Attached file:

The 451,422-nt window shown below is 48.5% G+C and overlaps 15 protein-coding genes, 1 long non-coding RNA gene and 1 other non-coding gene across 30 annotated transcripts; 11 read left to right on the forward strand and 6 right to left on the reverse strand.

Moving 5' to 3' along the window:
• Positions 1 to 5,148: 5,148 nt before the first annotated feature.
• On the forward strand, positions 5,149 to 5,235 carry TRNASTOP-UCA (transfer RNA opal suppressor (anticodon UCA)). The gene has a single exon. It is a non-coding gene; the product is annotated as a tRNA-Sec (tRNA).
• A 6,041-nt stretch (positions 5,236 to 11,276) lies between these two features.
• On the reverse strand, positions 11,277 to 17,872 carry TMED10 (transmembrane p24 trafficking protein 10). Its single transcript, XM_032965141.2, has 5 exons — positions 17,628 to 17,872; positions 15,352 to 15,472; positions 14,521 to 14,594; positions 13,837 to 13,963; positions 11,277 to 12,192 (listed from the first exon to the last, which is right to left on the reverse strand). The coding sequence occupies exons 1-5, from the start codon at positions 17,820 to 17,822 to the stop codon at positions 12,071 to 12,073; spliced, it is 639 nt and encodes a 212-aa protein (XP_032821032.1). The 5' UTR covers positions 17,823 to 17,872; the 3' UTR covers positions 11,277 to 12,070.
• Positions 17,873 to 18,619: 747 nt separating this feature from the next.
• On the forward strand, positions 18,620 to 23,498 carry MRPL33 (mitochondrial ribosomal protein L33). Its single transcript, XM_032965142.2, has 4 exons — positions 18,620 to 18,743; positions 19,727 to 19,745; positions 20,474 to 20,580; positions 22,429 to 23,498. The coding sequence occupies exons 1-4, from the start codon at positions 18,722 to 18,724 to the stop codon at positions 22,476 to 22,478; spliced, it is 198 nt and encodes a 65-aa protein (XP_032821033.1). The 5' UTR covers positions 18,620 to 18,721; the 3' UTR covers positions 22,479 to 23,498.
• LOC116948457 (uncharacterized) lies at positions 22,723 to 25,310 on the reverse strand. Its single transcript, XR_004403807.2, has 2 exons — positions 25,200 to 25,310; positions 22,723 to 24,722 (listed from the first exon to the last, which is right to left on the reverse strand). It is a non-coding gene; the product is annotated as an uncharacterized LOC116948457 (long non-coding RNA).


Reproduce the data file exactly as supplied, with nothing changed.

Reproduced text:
The 451,422-nt window shown below is 48.5% G+C and overlaps 15 protein-coding genes, 1 long non-coding RNA gene and 1 other non-coding gene across 30 annotated transcripts; 11 read left to right on the forward strand and 6 right to left on the reverse strand.

Moving 5' to 3' along the window:
• Positions 1 to 5,148: 5,148 nt before the first annotated feature.
• On the forward strand, positions 5,149 to 5,235 carry TRNASTOP-UCA (transfer RNA opal suppressor (anticodon UCA)). The gene has a single exon. It is a non-coding gene; the product is annotated as a tRNA-Sec (tRNA).
• A 6,041-nt stretch (positions 5,236 to 11,276) lies between these two features.
• On the reverse strand, positions 11,277 to 17,872 carry TMED10 (transmembrane p24 trafficking protein 10). Its single transcript, XM_032965141.2, has 5 exons — positions 17,628 to 17,872; positions 15,352 to 15,472; positions 14,521 to 14,594; positions 13,837 to 13,963; positions 11,277 to 12,192 (listed from the first exon to the last, which is right to left on the reverse strand). The coding sequence occupies exons 1-5, from the start codon at positions 17,820 to 17,822 to the stop codon at positions 12,071 to 12,073; spliced, it is 639 nt and encodes a 212-aa protein (XP_032821032.1). The 5' UTR covers positions 17,823 to 17,872; the 3' UTR covers positions 11,277 to 12,070.
• Positions 17,873 to 18,619: 747 nt separating this feature from the next.
• On the forward strand, positions 18,620 to 23,498 carry MRPL33 (mitochondrial ribosomal protein L33). Its single transcript, XM_032965142.2, has 4 exons — positions 18,620 to 18,743; positions 19,727 to 19,745; positions 20,474 to 20,580; positions 22,429 to 23,498. The coding sequence occupies exons 1-4, from the start codon at positions 18,722 to 18,724 to the stop codon at positions 22,476 to 22,478; spliced, it is 198 nt and encodes a 65-aa protein (XP_032821033.1). The 5' UTR covers positions 18,620 to 18,721; the 3' UTR covers positions 22,479 to 23,498.
• LOC116948457 (uncharacterized) lies at positions 22,723 to 25,310 on the reverse strand. Its single transcript, XR_004403807.2, has 2 exons — positions 25,200 to 25,310; positions 22,723 to 24,722 (listed from the first exon to the last, which is right to left on the reverse strand). It is a non-coding gene; the product is annotated as an uncharacterized LOC116948457 (long non-coding RNA).